Climate: Change we can believe in

Climate: Change we can believe in
© Greg Nash

When it comes to climate change, the difference between acting now and acting later is the only choice we face. Yet, an entire political party in the United States has chosen to pretend that a third option exists to wait on the sidelines as storms get stronger, droughts get longer and millions of lives are displaced and cut short. As hurricanes strengthen and the fury of wildfires grows, Republicans double down on disastrous policies, such as Trump’s rollback of fuel-economy standards for vehiclesoil drilling on public lands and the repeal of the Clean Water Rule

These decisions put us on a track toward climate calamity, a future that young people across the world resoundingly reject. Whereas past calls for action were often ignored, an entire generation of climate activists is now reaching voting age, threatening to reshape the economy at the ballot box unless meaningful climate action is taken.

In Congress and at the United Nations, the adults heard the exasperated cries of scientific truth from a 16-year-old, as Greta Thunberg reaffirmed the scientific consensus that our planet only has a 50 percent chance of staying below 1.5 degrees of warming. Greta stated with force that such odds are unacceptable, and youth have embraced her standard, taking to the streets to call for climate action. 

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While the world has known the facts of climate change for more than 30 years, only now is the sense of urgency it demands becoming mainstream, pushed to the frontlines by a younger generation that has the visceral understanding that it will soon be too late. During last week’s protests, young people held the megaphones, and crowds swelled as students left their classrooms to make their voices heard during the climate strike. As the scientific community has sounded the climate alarm for decades, giving rise to short bursts of action, a rebirth of youth activism not seen since Vietnam now seems possible.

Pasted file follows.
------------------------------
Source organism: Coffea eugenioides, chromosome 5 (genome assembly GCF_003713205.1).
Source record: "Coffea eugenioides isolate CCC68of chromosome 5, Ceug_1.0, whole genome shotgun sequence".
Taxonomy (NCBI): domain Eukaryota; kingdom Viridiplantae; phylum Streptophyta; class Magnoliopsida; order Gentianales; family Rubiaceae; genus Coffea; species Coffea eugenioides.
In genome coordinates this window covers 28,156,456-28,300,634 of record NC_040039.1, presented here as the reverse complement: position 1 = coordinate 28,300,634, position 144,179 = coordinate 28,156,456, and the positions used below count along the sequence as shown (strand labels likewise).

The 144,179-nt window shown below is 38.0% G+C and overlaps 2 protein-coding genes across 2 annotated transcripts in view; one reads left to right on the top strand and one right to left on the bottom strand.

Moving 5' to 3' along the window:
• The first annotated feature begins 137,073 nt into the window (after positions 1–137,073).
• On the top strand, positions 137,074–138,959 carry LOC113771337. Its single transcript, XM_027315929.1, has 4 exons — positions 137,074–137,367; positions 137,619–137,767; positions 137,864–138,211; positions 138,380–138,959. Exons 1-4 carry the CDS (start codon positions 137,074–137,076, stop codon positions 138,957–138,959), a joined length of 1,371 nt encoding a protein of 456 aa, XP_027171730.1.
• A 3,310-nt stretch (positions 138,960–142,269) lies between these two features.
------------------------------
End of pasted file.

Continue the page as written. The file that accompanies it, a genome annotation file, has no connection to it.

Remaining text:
The call for climate action is resounding around the globe, waking people up to a reality in which we recognize that our future rests on the decisions we make today. Thunberg recently led 4 million people in a strike, filling town squares and main thoroughfares all over the world to demand that more be done to curb emissions in the face of climate catastrophe. These protests continue weekly as people demonstrate the commitment that can translate into sustained political power.  

“Young people are bringing moral clarity to a conversation that is too often muddled by political interests and fossil fuel industry propaganda,” said Page Atcheson, executive director for Our Climate. “It is time for elected leaders to listen to their young constituents, and put us on a path that averts climate catastrophe before it is too late.”  

Already, in the wake of federal inaction, states are taking the lead, and young people are playing critical roles in driving the change. In New York, students worked closely with a diverse coalition comprised of frontline communities, labor, and others, to pass one of the world’s most ambitious greenhouse gas emission reduction standards. In Massachusetts, young people are advancing bold climate policy proposals to make it the first state in the country to implement a fee on carbon pollution. Even in predominantly red states, such as Wisconsin, the Democratic governor, galvanized by youth-led movements, recently committed to making the state carbon neutral by 2050.  

This generation is determined to achieve a livable world for generations to come. The energy of this strike, and the many more strikes to come, is bringing the urgency of the moment to the doorstep of our leaders. Thunberg’s forceful call to our leaders, setting a standard for future action, is central to the mission of achieving policy that is in line with emission reduction targets.

The turning point of this movement will be defined by our ability to convert protest energy into long-term political change, making the inadequate action of the last decades a brief chapter in what must be the success story of our generation. 

Jake Kornack is the vice president of the board of directors for Our Climate.